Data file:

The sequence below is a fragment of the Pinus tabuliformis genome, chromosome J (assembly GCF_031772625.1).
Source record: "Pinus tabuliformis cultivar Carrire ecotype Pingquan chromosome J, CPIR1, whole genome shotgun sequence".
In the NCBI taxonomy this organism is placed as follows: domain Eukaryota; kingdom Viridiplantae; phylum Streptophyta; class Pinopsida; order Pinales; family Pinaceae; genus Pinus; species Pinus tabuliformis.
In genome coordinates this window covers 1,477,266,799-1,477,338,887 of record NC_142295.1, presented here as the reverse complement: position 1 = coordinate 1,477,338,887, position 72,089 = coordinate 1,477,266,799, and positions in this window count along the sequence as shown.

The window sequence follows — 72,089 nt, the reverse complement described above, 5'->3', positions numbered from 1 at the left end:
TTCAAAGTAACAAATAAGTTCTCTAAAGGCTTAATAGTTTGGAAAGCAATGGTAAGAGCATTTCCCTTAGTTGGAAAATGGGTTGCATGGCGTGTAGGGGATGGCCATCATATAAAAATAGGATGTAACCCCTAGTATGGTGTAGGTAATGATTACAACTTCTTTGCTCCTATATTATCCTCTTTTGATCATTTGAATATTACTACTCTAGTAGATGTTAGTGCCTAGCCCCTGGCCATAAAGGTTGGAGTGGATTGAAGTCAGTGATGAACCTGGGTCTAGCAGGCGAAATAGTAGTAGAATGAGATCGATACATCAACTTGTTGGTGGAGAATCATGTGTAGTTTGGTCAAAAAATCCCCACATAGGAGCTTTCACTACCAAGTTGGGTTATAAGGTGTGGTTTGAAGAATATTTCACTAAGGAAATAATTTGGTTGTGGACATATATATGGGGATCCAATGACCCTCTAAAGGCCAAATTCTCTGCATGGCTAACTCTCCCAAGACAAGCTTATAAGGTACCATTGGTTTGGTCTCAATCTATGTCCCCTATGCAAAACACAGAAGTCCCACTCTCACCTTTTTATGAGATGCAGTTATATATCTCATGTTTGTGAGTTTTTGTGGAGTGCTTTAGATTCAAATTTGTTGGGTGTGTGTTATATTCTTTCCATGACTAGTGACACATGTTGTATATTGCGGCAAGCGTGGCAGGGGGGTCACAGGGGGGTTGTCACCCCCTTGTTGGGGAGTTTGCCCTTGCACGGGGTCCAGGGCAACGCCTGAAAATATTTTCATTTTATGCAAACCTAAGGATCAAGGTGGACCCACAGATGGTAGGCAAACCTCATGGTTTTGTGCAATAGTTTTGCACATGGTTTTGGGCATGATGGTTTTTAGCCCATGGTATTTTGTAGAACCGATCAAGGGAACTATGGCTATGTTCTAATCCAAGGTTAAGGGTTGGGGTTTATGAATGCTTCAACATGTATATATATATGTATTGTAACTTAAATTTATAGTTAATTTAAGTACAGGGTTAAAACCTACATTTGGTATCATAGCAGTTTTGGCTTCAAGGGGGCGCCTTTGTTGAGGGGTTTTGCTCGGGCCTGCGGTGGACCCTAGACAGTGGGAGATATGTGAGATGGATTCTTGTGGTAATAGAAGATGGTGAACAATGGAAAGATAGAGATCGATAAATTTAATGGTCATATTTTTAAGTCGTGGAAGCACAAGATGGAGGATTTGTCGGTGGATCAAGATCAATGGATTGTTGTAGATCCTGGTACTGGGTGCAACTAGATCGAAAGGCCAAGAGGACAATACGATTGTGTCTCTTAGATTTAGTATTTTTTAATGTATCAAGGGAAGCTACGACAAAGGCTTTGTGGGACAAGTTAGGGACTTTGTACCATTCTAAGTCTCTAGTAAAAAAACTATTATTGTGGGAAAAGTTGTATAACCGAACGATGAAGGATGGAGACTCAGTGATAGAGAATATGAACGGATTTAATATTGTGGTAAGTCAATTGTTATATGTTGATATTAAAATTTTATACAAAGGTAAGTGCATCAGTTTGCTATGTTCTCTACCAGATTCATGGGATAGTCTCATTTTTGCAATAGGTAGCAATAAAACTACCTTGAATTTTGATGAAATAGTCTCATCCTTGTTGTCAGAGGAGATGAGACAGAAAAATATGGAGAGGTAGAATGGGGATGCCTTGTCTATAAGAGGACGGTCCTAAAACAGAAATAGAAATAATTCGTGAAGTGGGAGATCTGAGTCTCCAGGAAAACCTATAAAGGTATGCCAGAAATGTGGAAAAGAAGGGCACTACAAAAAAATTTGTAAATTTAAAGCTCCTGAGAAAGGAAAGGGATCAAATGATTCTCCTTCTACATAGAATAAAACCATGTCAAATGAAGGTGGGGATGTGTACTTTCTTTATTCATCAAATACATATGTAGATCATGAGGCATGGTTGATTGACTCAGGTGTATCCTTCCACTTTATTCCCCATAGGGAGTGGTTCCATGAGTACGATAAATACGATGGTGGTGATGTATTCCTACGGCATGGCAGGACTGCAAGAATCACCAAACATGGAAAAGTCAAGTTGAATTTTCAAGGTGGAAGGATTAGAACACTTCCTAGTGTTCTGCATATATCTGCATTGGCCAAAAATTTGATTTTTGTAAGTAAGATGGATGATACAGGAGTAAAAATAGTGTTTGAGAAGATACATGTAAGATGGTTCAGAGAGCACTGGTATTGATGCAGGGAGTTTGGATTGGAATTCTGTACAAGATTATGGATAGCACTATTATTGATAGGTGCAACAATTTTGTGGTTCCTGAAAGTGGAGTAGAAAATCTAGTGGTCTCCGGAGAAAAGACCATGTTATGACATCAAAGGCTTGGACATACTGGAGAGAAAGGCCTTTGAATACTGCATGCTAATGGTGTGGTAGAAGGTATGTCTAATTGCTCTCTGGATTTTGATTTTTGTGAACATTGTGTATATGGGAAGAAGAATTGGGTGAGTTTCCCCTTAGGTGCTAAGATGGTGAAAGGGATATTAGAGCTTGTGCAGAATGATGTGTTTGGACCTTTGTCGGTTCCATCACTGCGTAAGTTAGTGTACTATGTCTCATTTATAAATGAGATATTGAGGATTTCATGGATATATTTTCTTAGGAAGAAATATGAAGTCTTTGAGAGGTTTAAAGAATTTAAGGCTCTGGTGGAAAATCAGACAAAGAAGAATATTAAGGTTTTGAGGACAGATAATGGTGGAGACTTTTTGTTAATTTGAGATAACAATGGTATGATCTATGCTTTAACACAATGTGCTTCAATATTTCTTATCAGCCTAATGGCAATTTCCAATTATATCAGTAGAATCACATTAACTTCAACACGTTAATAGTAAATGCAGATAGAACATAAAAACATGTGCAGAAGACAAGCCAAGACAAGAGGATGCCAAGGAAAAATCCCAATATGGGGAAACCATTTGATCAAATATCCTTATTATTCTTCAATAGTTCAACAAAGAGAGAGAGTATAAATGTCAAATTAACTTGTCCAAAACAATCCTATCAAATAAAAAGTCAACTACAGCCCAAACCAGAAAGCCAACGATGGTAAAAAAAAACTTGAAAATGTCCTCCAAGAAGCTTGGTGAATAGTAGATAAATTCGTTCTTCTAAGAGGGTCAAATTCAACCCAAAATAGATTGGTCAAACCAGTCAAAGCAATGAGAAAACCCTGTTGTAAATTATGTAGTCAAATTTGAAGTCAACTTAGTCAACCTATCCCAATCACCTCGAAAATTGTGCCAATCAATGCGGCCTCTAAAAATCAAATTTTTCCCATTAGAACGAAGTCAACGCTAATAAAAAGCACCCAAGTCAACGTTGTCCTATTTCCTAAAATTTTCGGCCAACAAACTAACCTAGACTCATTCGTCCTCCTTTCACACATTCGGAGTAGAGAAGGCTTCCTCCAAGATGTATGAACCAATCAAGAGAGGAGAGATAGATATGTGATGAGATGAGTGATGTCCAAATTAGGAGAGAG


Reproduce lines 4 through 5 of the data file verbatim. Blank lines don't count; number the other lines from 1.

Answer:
In genome coordinates this window covers 1,477,266,799-1,477,338,887 of record NC_142295.1, presented here as the reverse complement: position 1 = coordinate 1,477,338,887, position 72,089 = coordinate 1,477,266,799, and positions in this window count along the sequence as shown.

The window sequence follows — 72,089 nt, the reverse complement described above, 5'->3', positions numbered from 1 at the left end: